Noah Syndergaard (NYM) - Noah Syndergaard didn't have his best stuff on Friday night and he left the game trailing by 2 runs to the Padres after throwing 6 innings while allowing 2 earned runs and just 5 strikeouts. I mentioned this on the XM show a couple weekends ago, but I believe that by season's end, Noah Syndergaard will be on a tier by himself immediately following Clayton Kershaw. Thor was obviously extremely impressive last season as a rookie, and expectations were high entering this year, but the development of his deadly slider has propelled him up the starting pitching rankings. His slider is so good, he's inducing whiffs 36% of the time when he throws that pitch. On top of that, when batters do make contact, they're hitting the pitch on the ground 64% of the time. This lethal combination is largely contributing to his overall 34% strikeout rate and mind-boggling 16% swinging strike rate, both of which are unheard of from starting pitchers. If he can maintain this consistency all season, he might just force himself into a tier with Kershaw. The price might be high for him now, but I almost guarantee you his prices isn't anywhere near where Kershaw's price is currently sitting. If you buy him now (especially after this "disappointing" start against San Diego), you might actually not be buying high since his overall perceived value is still lower than where I believe his projection is going.
Zack Greinke (AZ) - It was now or never for Zack Greinke on Friday night. He saw a favorable park shift from Chase Field to Turner Field and he was facing a Braves lineup that ranked dead last in the MLB in wRC+ at 65. As a baseline, the league average wRC+ should be around 100, so Atlanta's mark of 65 was sitting somewhere between poor and awful. Greinke did deliver a quality outing by going 6 innings and allowing just 2 earned runs on 7 hits and 1 walk while piling up 8 strikeouts. While I know he won't be as good as last season, I do have some optimism for Greinke moving forward. His strikeout rate of 19% is artificially low considering he has seen a big 4% jump in chase rate and has seen a pretty consistent swinging strike rate at 11%. He's also getting ahead in counts at a percentage well above his career levels and above the league average rate. Once those strikeouts bounceback, we'll also see improvement to his 66.7% strand rate. The walk rate remains solid, so the biggest factor weighing him down is the unfavorable ballpark shift. The home run concerns are real, but I do think there's a buying opportunity here.
Anthony Rendon (WAS) - Anthony Rendon smacked a homerun off John Lackey in the first inning of Friday afternoon's game, giving Rendon just his 2nd of the season and the week. Rendon is off to a very disappointing start to the 2016 campaign, but there's definite optimism in a bounceback coming for him. Despite hitting improvements to his batting EYE (.58 right now vs .51 last season), Rendon has seen his batting average drop all the way down below .230 with his BABIP sitting at a paltry .255. As a career .309 BABIP hitter, we need to understand the reason for this dip. The best place to look is the quality of contact statistics. Rendon has historically hit the ball very hard, with a career average hard hit rate of 36.3% and a soft hit rate of 15.8%, which supports his career BABIP north of .300. With such a sudden drop in BABIP, we would need to see a similar dropoff in quality of contact to consider this drop-off as "real", otherwise we can truly chalk up the decrease as simply bad luck. What we see however, is a hard hit rate and a soft hit rate that are each about 2% higher than average. With this data in hand, it gives me confidence that Rendon has truly been a victim of bad luck. After Friday's home run, it looks like we're already seeing his fortunes turn around and there's no reason to expect him not to continue trending upward.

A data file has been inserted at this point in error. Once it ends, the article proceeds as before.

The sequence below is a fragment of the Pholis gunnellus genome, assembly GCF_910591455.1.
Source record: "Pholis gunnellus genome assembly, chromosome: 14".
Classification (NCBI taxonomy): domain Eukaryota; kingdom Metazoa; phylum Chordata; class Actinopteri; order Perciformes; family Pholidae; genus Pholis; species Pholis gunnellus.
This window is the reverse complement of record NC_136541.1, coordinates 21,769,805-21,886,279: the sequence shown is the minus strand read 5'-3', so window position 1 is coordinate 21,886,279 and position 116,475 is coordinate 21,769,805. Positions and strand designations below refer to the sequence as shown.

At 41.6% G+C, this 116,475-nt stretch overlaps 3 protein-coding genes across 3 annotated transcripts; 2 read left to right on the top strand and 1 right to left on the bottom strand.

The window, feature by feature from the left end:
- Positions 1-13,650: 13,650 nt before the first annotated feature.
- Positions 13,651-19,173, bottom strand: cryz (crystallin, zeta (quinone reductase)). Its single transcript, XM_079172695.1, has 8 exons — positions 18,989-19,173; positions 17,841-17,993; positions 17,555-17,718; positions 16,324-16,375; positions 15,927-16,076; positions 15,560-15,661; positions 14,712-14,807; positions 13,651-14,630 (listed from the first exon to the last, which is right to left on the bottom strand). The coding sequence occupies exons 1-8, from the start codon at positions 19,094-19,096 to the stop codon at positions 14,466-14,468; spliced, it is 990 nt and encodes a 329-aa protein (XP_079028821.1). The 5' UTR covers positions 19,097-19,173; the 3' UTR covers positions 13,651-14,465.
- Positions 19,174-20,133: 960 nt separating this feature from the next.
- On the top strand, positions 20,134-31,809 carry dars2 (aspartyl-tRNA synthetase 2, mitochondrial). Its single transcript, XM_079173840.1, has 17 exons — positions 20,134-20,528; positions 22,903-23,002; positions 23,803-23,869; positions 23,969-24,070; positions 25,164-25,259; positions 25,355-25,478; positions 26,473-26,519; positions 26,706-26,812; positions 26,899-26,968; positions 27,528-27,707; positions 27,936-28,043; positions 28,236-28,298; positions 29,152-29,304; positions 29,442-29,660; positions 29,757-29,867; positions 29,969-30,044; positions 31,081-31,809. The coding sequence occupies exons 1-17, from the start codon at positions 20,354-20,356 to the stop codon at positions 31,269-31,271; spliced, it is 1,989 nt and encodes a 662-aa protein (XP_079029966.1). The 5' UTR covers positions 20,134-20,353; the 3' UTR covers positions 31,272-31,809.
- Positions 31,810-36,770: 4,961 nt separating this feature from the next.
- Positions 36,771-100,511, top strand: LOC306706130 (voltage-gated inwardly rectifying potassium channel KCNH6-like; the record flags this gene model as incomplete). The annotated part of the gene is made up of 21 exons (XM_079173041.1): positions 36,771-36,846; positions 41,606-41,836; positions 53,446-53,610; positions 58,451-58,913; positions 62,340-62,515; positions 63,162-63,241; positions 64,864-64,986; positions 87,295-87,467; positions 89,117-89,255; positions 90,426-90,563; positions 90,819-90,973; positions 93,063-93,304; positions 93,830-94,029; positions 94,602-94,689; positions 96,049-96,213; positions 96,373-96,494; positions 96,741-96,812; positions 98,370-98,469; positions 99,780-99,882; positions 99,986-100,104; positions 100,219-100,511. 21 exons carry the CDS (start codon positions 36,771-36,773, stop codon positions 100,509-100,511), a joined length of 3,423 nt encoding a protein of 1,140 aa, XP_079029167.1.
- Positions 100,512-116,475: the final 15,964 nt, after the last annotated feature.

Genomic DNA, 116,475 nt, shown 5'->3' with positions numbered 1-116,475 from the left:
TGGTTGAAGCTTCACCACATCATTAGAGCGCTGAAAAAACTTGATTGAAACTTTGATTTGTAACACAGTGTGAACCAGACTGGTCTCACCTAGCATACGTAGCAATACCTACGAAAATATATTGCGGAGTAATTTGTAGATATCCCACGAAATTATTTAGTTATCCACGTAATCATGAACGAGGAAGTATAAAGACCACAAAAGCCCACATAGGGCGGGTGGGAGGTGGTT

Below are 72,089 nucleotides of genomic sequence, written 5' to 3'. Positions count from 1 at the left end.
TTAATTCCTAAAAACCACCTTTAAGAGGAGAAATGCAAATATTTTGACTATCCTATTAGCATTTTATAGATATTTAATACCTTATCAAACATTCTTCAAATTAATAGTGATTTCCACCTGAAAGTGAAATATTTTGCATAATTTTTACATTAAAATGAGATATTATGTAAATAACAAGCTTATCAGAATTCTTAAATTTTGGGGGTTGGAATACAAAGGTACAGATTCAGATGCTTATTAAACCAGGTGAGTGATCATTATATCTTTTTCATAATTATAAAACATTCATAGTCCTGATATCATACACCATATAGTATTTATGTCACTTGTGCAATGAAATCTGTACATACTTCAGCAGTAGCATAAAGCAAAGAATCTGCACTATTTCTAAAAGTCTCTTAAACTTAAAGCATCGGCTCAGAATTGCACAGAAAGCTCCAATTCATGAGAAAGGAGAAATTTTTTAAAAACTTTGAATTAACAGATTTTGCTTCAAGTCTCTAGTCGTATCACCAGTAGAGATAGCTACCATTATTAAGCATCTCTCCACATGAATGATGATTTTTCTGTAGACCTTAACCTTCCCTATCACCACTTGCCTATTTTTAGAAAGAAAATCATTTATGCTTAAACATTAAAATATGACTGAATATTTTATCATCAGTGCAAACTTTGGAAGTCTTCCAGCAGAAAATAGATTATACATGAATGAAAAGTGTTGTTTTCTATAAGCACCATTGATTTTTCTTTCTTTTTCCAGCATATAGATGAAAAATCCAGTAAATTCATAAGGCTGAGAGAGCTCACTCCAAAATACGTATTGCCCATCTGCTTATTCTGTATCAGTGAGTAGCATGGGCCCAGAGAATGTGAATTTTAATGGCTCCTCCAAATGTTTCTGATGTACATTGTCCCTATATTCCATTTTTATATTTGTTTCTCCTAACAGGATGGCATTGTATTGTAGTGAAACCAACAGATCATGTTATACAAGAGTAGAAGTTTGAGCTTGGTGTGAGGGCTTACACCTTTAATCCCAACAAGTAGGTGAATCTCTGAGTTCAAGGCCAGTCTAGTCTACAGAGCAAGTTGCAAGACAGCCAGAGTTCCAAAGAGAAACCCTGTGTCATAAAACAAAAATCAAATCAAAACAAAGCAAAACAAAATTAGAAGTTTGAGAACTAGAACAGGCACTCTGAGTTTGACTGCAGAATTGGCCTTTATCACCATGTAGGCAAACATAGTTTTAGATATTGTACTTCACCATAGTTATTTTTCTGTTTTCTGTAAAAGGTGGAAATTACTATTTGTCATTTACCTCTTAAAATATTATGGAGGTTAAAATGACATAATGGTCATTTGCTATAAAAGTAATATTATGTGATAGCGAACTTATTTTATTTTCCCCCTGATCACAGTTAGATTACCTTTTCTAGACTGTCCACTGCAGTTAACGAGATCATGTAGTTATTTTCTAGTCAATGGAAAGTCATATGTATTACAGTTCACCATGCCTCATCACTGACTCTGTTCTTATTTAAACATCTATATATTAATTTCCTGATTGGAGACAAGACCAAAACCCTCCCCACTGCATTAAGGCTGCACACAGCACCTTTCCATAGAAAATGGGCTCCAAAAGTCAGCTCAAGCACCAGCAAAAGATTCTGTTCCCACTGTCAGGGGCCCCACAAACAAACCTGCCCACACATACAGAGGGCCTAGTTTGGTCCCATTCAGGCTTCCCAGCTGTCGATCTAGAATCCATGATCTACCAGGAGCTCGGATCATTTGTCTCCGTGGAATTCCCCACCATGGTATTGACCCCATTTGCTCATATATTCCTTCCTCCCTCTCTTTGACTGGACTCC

Alex Presley (MIL) - Looking towards Saturday's slate, one player who might get overlooked is the left-handed outfielder for the Brewers, Alex Presley. While Presley did hit a homerun on Friday night, he's facing the left-handed Brandon Finnegan and DFS players tend to avoid lefty vs lefty matchups like the plague. In this case, however, it might make sense to have a little exposure to Presley as a nice value option in tournaments. Finnegan has struggled mightily against left-handed batters in his short major league career, allowing a .335 wOBA and 4.72 xFIP. Meanwhile, Presley has pretty even-splits. He's extremely cheap across he industry and would be a great option to save salary space to pay up for Chris Sale (the clear top option) on the main slate today.
Justin Bour (MIA) - Another guy who can help save you some salary on Saturday is Justin Bour. Jeremy Hellickson is one of the pitchers that's prone to the longball, and consequently, is pretty prone to blowups. Despite the somewhat unfavorable hitting environment, Hellickson is a heavy fly-ball pitcher who throws his fastball and curveball a combined 75-80% per game. Justin Bour is a pretty good fastball hitter, but a very good curveball hitter. At a reduced cost, Bour matches up nicely against Hellickson. It is worth noting that Bour was out of the lineup again on Friday night against the Phillies with a finger injury after he dislocated it earlier in the week, but reports have been positive and have pointed towards a return to the lineup this weekend.
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